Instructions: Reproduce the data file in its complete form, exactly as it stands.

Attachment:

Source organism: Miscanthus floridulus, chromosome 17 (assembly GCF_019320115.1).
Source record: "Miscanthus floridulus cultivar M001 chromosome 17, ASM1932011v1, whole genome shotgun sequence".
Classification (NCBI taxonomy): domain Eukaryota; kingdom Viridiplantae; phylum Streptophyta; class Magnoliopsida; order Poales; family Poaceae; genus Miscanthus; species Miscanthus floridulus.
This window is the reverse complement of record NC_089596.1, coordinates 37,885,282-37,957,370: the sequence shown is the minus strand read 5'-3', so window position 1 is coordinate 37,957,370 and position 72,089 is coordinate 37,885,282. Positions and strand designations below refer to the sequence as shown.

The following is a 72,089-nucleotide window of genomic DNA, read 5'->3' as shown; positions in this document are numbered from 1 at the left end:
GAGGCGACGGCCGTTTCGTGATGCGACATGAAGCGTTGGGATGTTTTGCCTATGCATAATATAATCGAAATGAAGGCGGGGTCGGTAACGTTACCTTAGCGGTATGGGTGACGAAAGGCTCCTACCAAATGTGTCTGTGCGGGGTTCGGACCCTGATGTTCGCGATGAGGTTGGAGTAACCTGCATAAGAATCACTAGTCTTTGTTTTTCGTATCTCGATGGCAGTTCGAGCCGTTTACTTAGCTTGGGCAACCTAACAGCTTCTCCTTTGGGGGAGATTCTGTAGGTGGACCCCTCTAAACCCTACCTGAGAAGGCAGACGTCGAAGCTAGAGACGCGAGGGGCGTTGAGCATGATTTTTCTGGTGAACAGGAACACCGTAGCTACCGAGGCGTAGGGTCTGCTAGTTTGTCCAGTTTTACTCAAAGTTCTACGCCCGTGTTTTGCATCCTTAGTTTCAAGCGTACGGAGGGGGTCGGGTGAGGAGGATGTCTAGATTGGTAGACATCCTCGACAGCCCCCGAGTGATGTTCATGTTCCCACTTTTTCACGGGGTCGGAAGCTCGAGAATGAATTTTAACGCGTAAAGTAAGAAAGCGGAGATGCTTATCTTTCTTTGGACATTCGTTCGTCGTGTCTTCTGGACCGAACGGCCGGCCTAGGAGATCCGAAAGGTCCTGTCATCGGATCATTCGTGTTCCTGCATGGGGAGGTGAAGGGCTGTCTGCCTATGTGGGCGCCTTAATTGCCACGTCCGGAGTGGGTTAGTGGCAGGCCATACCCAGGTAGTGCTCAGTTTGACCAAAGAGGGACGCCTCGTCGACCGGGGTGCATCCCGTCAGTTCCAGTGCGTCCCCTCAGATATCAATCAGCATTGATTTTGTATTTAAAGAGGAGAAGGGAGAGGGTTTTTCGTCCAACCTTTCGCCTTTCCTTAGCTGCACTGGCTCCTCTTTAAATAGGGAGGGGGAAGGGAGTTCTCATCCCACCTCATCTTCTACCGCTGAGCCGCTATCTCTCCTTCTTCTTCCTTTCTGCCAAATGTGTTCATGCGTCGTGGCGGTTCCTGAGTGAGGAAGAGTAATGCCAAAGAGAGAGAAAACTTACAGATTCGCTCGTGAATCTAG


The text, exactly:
Source organism: Miscanthus floridulus, chromosome 17 (assembly GCF_019320115.1).
Source record: "Miscanthus floridulus cultivar M001 chromosome 17, ASM1932011v1, whole genome shotgun sequence".
Classification (NCBI taxonomy): domain Eukaryota; kingdom Viridiplantae; phylum Streptophyta; class Magnoliopsida; order Poales; family Poaceae; genus Miscanthus; species Miscanthus floridulus.
This window is the reverse complement of record NC_089596.1, coordinates 37,885,282-37,957,370: the sequence shown is the minus strand read 5'-3', so window position 1 is coordinate 37,957,370 and position 72,089 is coordinate 37,885,282. Positions and strand designations below refer to the sequence as shown.

The following is a 72,089-nucleotide window of genomic DNA, read 5'->3' as shown; positions in this document are numbered from 1 at the left end:
GAGGCGACGGCCGTTTCGTGATGCGACATGAAGCGTTGGGATGTTTTGCCTATGCATAATATAATCGAAATGAAGGCGGGGTCGGTAACGTTACCTTAGCGGTATGGGTGACGAAAGGCTCCTACCAAATGTGTCTGTGCGGGGTTCGGACCCTGATGTTCGCGATGAGGTTGGAGTAACCTGCATAAGAATCACTAGTCTTTGTTTTTCGTATCTCGATGGCAGTTCGAGCCGTTTACTTAGCTTGGGCAACCTAACAGCTTCTCCTTTGGGGGAGATTCTGTAGGTGGACCCCTCTAAACCCTACCTGAGAAGGCAGACGTCGAAGCTAGAGACGCGAGGGGCGTTGAGCATGATTTTTCTGGTGAACAGGAACACCGTAGCTACCGAGGCGTAGGGTCTGCTAGTTTGTCCAGTTTTACTCAAAGTTCTACGCCCGTGTTTTGCATCCTTAGTTTCAAGCGTACGGAGGGGGTCGGGTGAGGAGGATGTCTAGATTGGTAGACATCCTCGACAGCCCCCGAGTGATGTTCATGTTCCCACTTTTTCACGGGGTCGGAAGCTCGAGAATGAATTTTAACGCGTAAAGTAAGAAAGCGGAGATGCTTATCTTTCTTTGGACATTCGTTCGTCGTGTCTTCTGGACCGAACGGCCGGCCTAGGAGATCCGAAAGGTCCTGTCATCGGATCATTCGTGTTCCTGCATGGGGAGGTGAAGGGCTGTCTGCCTATGTGGGCGCCTTAATTGCCACGTCCGGAGTGGGTTAGTGGCAGGCCATACCCAGGTAGTGCTCAGTTTGACCAAAGAGGGACGCCTCGTCGACCGGGGTGCATCCCGTCAGTTCCAGTGCGTCCCCTCAGATATCAATCAGCATTGATTTTGTATTTAAAGAGGAGAAGGGAGAGGGTTTTTCGTCCAACCTTTCGCCTTTCCTTAGCTGCACTGGCTCCTCTTTAAATAGGGAGGGGGAAGGGAGTTCTCATCCCACCTCATCTTCTACCGCTGAGCCGCTATCTCTCCTTCTTCTTCCTTTCTGCCAAATGTGTTCATGCGTCGTGGCGGTTCCTGAGTGAGGAAGAGTAATGCCAAAGAGAGAGAAAACTTACAGATTCGCTCGTGAATCTAG